My increasing perturbation is having to share the same biosphere with these scions of Satan. For the thinking man, it is the irksome thought that gnaws at his soul as he ponders on his uneasy coexistence with these perverted humans. For to set a man on fire like a sacrificial lamb on the score of criminality is a flagrant disregard for the sanctity of human life. Succinctly, it is an inimical descent into mobocracy. More so, it is a patent breach of a citizen’s Right to fair Hearing engraved in the Nigerian constitution, which stipulates, in Section 34(1) (a), that ‘every individual is entitled to respect for the dignity of his  person and accordingly no person shall be subjected to torture or to inhuman and degrading treatment’. To delve further, Section 315 of the Criminal Code maintains that ‘any person who unlawfully kills another is guilty of an offence which is called murder or manslaughter, according to the circumstances of the case’. But do these bloodhounds care? Fiddlesticks .They would instead mete out the lynch law to the alleged culprit than to have to go through them rigmarole of an adjudication system. The law is an ass; its delivery of justice is tardy and prejudiced, they contend. So they would have the supposed criminal face trial in a mob court with a stand-in judge of a traditional chief, who returns a verdict of lynching. And with the swashbuckling ferocity of a gladiator, the blood-hungry mob pummel, maim and mutilate the intruder, the Ole, until rivulets of his blood course over the asphalt. What morbid obsession!

Offering no clemency, the ochlocratic law seeks immediate ‘justice’. Hence, it confers on its practitioners the right to identify and prosecute an alleged thief, without a smidgen of investigation. Unlike the state law, its judgment is not contingent on the pedigree of the crime committed: all misdeeds are granted the same lethal dose of lynching, differing only in style. Methinks that it is premised on a fallacious belief in the nothingness of human existence. Be that as it may, it is a rule of passion over reason.

But the law enforcement agencies share culpability in these savageries. They lay the groundwork for the gladiatorial scene of mob courts. It is they who set the rabble loose and teach them to adopt the brute force as the best form of justice. It is their cavalier attitude towards the man in the street that strengthens this group of self-righteous bloodhounds. It is, also the tardiness of the nation’s judicial system that causes the quick recourse to mob lynching. But for how many months –or years—shall the man, woman or child wait before they become the victims of the next jungle justice? Of course there will be more lynching and necklacings until the poltergeists of those murdered extrajudicially are conciliated and a requiem mass is held to lay their roving souls to eternal rest.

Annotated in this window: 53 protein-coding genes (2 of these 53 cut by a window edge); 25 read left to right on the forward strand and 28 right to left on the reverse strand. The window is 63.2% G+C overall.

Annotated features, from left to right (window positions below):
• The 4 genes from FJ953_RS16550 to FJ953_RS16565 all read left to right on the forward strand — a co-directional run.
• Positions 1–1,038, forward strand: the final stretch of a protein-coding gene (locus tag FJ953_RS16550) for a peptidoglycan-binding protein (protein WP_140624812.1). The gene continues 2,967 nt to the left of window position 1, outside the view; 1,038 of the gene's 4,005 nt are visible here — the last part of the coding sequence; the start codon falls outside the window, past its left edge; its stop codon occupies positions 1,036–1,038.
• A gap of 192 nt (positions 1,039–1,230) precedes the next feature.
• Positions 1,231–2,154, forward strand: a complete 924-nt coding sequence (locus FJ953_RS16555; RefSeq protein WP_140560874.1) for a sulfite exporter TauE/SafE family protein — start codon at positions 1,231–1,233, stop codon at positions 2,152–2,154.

An adjudication system that seeks not to uphold the crest of justice cannot be considered fair and just. The judiciary must ensure its system is reviewed and regenerated. State laws must seek to establish a reign of justice in our clime whilst striving to halt the rain of injustice that beclouds our landscape. A tardy judicial system proffers no justice to its humanity. Strict punitive sanctions should be meted out to the villainous men of the netherworld who take ghoulish delight in unleashing their bestiality on a hapless, defenceless humanity. The police would do much good to the citizenry than be the praetorian guards of an ignoble lot of mercenary politicians.

Kingsley Charles writes from the University of Calabar.

The opinions expressed in this article are solely those of the author.